Vicissitudes — The Wisdom of Bowerman

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The illusion of control is a state which many buy into. It is a seductive thought. Beckoning to enhance our fragile self-importance. This, of course, is folly. We are no more in control than the ant or pelican are of their destiny. Thankfully, we are afforded free will and the faculty to choose our reactions to environments and events. However, beyond that capacity, we are hopelessly impotent. 

"We have no hard and fast training rules, the vicissitudes of life usually teach an intelligent person what he can handle. It does help to have someone wise in the way of candles to steady you as you grope toward the light."

So said the highly regarded philosopher-coach of American athletics, Bill Bowerman, long ago. He understood the most impactful teacher is not a carefully crafted and controlled lesson plan executed flawlessly, rather the many undesired and unique adversities which we are all subjected.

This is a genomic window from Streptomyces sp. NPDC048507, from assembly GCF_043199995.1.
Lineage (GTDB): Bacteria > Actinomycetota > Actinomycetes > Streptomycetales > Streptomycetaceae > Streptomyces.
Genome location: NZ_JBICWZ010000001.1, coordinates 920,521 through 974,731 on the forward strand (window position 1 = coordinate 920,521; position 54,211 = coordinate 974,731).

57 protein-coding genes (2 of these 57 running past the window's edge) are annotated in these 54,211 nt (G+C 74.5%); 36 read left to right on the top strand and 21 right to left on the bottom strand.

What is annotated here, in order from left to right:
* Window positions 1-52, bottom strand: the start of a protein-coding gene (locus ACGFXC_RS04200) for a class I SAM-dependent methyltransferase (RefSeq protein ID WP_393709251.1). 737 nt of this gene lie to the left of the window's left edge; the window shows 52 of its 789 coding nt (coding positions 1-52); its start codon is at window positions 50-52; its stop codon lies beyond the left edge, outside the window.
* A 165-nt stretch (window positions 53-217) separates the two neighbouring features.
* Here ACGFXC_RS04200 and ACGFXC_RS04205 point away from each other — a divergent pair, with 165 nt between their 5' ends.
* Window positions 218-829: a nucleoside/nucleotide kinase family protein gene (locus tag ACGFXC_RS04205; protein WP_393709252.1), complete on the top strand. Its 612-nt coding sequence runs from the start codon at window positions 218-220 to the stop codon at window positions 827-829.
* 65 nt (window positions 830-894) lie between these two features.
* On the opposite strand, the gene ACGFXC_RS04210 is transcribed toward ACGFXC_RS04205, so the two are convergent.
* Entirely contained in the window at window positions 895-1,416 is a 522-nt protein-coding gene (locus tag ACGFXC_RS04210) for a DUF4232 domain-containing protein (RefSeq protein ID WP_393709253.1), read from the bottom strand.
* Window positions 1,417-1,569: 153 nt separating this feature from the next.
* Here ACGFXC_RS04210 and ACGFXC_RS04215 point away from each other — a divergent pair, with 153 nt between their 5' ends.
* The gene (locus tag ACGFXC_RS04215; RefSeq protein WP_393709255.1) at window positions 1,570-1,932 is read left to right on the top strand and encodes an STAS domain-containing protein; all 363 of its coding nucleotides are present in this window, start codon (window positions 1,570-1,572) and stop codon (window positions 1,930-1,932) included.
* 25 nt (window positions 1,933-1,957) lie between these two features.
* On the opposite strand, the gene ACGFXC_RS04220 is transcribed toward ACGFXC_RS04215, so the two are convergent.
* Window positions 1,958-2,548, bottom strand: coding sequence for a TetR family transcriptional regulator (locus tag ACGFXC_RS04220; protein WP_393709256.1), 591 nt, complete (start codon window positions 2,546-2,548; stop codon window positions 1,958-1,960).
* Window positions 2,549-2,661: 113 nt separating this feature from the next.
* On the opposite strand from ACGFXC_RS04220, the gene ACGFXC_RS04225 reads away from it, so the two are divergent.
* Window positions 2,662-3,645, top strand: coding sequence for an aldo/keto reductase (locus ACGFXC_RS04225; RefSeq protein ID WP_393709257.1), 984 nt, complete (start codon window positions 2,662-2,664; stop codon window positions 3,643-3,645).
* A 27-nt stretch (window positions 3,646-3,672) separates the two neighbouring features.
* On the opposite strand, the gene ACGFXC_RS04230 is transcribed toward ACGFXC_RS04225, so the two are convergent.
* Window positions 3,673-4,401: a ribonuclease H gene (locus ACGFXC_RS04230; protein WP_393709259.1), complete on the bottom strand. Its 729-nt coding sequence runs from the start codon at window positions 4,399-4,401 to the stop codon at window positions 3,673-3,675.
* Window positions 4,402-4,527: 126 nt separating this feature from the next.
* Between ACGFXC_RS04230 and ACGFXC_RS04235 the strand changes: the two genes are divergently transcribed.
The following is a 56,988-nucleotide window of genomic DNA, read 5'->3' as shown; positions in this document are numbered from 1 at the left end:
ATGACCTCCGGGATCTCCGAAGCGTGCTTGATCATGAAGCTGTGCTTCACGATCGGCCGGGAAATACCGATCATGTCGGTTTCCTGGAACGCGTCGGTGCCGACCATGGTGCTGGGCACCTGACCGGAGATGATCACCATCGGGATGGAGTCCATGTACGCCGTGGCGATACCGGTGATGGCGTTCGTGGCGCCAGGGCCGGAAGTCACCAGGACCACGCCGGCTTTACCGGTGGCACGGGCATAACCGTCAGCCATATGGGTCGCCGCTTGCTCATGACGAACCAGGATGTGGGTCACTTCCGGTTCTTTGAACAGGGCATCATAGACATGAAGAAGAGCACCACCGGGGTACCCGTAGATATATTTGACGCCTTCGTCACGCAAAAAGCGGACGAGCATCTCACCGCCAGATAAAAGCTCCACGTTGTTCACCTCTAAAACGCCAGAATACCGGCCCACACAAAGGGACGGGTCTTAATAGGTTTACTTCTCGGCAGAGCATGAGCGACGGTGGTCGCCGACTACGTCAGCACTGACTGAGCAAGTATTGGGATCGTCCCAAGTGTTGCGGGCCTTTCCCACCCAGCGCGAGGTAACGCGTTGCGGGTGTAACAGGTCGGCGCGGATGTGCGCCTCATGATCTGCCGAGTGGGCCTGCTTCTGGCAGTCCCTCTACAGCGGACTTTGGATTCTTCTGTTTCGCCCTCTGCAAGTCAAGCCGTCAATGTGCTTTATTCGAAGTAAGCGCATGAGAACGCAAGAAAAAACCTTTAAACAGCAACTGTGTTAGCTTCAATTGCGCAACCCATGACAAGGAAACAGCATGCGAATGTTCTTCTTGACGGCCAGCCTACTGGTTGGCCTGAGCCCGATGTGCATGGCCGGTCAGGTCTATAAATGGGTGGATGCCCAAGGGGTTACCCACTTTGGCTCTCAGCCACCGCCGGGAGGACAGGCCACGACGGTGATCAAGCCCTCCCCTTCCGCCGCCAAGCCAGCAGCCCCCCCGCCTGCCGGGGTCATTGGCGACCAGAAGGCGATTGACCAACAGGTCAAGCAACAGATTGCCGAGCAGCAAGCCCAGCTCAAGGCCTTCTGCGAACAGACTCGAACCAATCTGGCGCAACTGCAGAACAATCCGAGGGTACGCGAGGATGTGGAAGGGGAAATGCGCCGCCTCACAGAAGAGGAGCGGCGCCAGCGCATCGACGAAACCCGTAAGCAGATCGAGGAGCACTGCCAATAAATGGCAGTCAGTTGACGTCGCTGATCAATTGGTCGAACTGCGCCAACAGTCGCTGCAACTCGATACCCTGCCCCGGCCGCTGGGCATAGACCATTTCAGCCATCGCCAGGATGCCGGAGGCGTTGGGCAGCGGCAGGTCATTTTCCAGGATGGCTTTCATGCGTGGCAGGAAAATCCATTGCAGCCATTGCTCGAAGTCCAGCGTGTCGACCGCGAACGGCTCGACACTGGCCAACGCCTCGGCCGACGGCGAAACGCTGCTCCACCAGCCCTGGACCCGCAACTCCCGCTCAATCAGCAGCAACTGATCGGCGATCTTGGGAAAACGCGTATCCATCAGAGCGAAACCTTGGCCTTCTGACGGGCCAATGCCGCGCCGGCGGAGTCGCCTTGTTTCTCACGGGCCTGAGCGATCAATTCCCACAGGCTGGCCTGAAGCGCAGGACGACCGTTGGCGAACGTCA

Increased strength to shepherd on comes from survival. Nietzsche offers, "at which does not kill us makes us stronger." A somber truth to many, but a deeper reading yields empowering undertones. When coupled with another line of encouragement from him: “He who has a why to live can bear almost any how,” the value of vicissitudes and our lack of total control becomes bearable, even comforting to the truth of our naked humanity. 


Thanks for reading. I'm glad you're here. // jm 

Jonathan Marcus